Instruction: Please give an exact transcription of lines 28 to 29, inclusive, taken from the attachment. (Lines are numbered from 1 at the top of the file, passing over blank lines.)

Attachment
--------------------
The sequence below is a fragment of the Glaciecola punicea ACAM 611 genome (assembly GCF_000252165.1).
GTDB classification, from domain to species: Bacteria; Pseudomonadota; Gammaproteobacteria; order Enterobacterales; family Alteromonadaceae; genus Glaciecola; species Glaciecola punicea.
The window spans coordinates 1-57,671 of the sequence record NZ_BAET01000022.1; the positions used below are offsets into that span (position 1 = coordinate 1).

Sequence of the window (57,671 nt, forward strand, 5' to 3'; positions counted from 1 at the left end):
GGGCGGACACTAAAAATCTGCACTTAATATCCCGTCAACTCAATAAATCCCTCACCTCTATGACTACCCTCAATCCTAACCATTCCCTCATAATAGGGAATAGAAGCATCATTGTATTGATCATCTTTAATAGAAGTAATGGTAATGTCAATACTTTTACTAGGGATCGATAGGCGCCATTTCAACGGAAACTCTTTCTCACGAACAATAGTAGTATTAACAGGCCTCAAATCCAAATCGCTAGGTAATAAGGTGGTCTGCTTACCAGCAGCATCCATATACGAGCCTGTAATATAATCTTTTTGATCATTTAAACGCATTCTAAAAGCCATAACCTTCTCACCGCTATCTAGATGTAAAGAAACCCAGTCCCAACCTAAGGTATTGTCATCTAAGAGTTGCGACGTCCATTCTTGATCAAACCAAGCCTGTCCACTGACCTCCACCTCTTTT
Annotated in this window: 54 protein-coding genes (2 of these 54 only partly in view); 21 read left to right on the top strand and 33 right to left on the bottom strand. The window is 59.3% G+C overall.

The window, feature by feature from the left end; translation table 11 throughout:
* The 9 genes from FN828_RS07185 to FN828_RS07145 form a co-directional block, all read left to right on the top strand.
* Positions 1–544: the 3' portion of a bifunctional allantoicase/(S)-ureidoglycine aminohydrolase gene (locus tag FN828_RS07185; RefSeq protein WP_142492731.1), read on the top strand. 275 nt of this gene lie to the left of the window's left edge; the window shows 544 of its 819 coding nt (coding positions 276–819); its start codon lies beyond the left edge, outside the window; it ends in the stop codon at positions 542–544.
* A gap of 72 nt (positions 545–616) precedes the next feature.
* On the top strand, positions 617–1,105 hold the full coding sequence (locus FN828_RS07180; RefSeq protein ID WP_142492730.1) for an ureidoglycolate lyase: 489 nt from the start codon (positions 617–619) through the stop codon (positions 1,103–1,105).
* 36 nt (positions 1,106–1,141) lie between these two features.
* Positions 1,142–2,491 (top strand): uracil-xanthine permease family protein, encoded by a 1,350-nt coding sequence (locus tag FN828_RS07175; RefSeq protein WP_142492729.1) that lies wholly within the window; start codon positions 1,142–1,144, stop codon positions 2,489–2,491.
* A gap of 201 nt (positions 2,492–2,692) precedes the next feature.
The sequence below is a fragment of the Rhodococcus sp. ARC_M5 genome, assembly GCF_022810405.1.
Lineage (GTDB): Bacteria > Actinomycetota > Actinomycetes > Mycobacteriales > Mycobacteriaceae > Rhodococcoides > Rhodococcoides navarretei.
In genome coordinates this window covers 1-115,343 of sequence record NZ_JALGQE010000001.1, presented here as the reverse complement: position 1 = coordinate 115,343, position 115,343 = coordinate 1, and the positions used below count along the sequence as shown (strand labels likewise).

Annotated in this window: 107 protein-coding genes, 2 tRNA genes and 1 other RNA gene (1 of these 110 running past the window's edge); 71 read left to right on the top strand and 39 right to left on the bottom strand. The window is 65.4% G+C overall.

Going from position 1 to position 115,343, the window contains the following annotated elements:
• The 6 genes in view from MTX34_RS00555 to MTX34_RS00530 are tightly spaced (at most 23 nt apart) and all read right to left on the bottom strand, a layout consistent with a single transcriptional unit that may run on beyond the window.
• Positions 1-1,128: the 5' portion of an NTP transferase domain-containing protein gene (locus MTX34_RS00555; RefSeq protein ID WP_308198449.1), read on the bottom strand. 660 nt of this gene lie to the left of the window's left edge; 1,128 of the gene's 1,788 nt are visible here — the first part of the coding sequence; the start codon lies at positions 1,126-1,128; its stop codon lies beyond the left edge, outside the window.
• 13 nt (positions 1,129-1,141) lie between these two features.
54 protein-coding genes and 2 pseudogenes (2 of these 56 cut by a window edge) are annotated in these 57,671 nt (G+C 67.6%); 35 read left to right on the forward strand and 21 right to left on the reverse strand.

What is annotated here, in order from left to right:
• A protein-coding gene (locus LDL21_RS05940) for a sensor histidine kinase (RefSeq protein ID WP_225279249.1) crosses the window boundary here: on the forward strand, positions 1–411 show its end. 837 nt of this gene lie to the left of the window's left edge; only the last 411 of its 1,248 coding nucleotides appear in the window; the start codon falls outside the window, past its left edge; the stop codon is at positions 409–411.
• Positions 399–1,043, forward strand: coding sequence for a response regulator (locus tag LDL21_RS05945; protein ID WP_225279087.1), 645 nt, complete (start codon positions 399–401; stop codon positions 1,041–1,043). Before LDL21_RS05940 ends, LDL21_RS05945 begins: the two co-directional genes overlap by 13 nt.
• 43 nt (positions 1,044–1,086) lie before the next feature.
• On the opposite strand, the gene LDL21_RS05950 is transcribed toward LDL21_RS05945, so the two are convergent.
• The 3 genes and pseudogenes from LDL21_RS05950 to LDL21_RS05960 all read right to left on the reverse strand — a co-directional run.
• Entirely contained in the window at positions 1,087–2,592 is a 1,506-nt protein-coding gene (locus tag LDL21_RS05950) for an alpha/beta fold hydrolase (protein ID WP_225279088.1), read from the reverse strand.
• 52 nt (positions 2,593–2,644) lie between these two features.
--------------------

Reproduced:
• On the opposite strand, the gene LDL21_RS05950 is transcribed toward LDL21_RS05945, so the two are convergent.
• The 3 genes and pseudogenes from LDL21_RS05950 to LDL21_RS05960 all read right to left on the reverse strand — a co-directional run.